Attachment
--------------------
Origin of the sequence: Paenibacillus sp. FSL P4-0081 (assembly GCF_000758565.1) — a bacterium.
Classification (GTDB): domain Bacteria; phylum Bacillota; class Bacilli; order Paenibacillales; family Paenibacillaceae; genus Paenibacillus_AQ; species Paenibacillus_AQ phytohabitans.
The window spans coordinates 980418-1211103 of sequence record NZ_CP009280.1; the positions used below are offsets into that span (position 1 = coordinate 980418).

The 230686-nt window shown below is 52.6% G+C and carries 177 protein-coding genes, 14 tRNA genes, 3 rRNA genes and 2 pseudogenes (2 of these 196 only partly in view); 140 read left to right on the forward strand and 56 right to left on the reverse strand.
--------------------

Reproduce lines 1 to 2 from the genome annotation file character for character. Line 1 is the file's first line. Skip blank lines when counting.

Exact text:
Origin of the sequence: Paenibacillus sp. FSL P4-0081 (assembly GCF_000758565.1) — a bacterium.
Classification (GTDB): domain Bacteria; phylum Bacillota; class Bacilli; order Paenibacillales; family Paenibacillaceae; genus Paenibacillus_AQ; species Paenibacillus_AQ phytohabitans.